Beer Review 0096: Brewdog Old World Russian Imperial Stout

Several weeks ago, I reviewed Brewdog’s Old World India Pale Ale, which received 77 points. You’d never be able to tell this was a Brewdog concoction if you didn’t thoroughly investigate the bottle.

In my review, I noted that this was a beer made exclusively for Total Wine stores in the United States. The beer I’m drinking today, Brewdog Old World Russian Imperial Stout, is exactly the same, only made for Total Wine. But since the first review, I’ve done a bit more research and have found out the reason why these beers are exclusive to Total Wine: in exchange for exclusivity, Total Wine agreed to sell beers from Brewdog’s regular line.

This beer and the Old World IPA are marketed in Total Wine’s “Brewery Direct” series, which is kind of like a discount beer label.

Brewdog has been in business since 2007, founded by James Watt and Martin Dickie. As I alluded to in the Old World IPA review, Brewdog aren’t exactly one of my favorite breweries. I’m not a big fan of their shock value philosophy (such as stuffing a 55% alcohol by volume beer into dead bodies of small animals) or their whole “Equity for Punks,” in which you buy shares of the company. Anybody want to buy a share of this website? Hmm…

That being said, they are the fastest growing independent brewery in the UK, so somebody is fond of their beer and advertising tactics.

The pour commanded a large head, creamy in texture and with tight bubbles. The beer was a very dark brown color, opaque, but with faded ruby edges when held to the light. The body appeared clear of particles and sediment; the bottom of the bottle presented no yeast. The lacing was superb, sticking to the glass in thick tan chunks.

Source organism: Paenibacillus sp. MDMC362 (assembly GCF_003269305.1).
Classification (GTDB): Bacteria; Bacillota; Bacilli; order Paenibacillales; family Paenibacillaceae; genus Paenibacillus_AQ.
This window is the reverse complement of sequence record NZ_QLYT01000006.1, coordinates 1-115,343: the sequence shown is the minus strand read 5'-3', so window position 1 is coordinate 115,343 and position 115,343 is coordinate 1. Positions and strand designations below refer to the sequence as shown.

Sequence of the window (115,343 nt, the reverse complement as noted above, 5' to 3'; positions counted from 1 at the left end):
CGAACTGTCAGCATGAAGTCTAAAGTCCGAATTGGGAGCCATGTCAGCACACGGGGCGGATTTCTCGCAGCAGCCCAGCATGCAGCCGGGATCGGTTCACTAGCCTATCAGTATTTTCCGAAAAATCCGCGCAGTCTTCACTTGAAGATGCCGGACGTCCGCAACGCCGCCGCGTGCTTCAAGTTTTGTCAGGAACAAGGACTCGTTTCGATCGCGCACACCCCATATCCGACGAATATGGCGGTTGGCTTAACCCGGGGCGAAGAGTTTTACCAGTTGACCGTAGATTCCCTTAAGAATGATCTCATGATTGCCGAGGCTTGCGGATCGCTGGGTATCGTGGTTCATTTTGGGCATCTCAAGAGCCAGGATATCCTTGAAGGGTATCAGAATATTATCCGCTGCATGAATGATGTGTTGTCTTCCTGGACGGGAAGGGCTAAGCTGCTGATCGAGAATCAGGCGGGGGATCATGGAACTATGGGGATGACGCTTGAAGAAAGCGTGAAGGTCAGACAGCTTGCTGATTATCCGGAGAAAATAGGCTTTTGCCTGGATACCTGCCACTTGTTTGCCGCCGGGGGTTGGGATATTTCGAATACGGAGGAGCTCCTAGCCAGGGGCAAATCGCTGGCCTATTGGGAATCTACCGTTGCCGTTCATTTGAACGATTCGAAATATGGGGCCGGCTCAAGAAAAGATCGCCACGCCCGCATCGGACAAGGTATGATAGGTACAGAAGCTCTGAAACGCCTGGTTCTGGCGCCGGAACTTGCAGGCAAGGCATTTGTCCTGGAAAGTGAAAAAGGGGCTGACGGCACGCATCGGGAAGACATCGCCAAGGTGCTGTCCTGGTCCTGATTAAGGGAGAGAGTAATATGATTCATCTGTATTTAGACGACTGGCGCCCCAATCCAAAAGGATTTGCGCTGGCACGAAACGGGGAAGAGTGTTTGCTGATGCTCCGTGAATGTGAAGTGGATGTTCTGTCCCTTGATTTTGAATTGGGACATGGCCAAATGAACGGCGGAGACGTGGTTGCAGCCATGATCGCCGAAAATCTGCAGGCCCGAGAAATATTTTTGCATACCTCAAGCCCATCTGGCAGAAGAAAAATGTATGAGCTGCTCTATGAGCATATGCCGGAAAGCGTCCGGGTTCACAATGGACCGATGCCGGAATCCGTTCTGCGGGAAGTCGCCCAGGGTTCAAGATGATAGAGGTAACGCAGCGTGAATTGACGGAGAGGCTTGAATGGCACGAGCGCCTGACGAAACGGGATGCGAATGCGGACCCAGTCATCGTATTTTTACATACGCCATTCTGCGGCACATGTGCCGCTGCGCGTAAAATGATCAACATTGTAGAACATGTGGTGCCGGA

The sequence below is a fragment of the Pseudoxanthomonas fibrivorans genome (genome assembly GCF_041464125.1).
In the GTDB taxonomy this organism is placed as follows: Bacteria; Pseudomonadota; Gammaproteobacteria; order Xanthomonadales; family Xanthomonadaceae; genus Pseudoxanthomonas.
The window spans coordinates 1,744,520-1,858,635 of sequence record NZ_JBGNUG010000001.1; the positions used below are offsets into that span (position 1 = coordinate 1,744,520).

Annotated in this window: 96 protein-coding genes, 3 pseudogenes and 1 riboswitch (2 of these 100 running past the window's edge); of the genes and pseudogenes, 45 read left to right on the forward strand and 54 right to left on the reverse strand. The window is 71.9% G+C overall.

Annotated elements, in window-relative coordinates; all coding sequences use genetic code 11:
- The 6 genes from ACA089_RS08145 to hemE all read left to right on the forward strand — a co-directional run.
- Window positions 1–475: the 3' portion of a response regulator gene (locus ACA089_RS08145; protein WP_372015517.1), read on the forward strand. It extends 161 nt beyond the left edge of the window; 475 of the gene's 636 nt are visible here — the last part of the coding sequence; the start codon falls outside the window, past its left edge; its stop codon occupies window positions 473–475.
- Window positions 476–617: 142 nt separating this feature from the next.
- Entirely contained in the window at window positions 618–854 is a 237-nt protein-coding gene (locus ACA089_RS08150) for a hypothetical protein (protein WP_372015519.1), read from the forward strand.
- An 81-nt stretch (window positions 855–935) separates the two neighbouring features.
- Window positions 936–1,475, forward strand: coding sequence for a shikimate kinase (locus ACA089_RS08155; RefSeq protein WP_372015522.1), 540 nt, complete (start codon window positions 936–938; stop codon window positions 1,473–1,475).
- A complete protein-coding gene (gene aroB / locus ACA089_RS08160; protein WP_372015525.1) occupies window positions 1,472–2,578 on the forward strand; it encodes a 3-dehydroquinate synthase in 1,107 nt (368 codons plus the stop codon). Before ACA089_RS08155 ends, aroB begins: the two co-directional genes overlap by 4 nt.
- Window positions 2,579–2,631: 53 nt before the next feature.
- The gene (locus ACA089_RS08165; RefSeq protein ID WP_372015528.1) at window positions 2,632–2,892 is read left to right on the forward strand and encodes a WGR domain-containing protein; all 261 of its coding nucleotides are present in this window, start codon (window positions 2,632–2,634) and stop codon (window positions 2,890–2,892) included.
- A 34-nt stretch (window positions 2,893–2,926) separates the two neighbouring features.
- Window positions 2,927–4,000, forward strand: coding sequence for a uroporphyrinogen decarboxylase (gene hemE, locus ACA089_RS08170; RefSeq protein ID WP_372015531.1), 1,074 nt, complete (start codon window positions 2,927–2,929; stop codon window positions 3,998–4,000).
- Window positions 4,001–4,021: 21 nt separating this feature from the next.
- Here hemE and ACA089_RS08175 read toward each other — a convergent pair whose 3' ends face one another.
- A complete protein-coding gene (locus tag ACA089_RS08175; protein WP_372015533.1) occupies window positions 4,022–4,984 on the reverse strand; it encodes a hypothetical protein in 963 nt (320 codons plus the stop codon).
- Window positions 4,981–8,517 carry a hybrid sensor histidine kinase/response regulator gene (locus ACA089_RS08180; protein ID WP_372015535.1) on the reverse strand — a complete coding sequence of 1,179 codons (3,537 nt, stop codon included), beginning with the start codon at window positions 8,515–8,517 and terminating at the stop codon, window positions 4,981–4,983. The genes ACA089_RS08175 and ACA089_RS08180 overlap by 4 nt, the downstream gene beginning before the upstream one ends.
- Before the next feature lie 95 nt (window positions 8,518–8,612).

On the nose, there are some pleasant notes of coffee, chocolate, and caramel. There’s a bit of grain in there which lends an oatmeal-like aroma; this one smells lightly hopped and has a funky perfume hint. There are faint notes of alcohol and raisin.

Taking a sip, this one is much more hoppy than anticipated. This beer is quite bitter at first, almost bordering on a grapefruit, before turning sweeter in the middle of the taste and finishing roasted and bittersweet, with a strong caramel flavor and a note of dark chocolate. The finish is long and the texture was creamy but drying due to the initial bitterness. There’s also a small hint of burnt toast as the beer warms.

For the discounted price of this beer, Old World Russian Imperial Stout is quite a bang for the buck. And this is a great beer — but Russian Imperial Stout? Honestly, this drinks more like a Black IPA. Still, this one has good flavors and a nice mouthfeel, and I thought the transition between the hops and malt was really nice.

Brewdog Old World Russian Imperial Stout, 87 points. Price: $5.99 US for one 22 oz. bomber size bottle.


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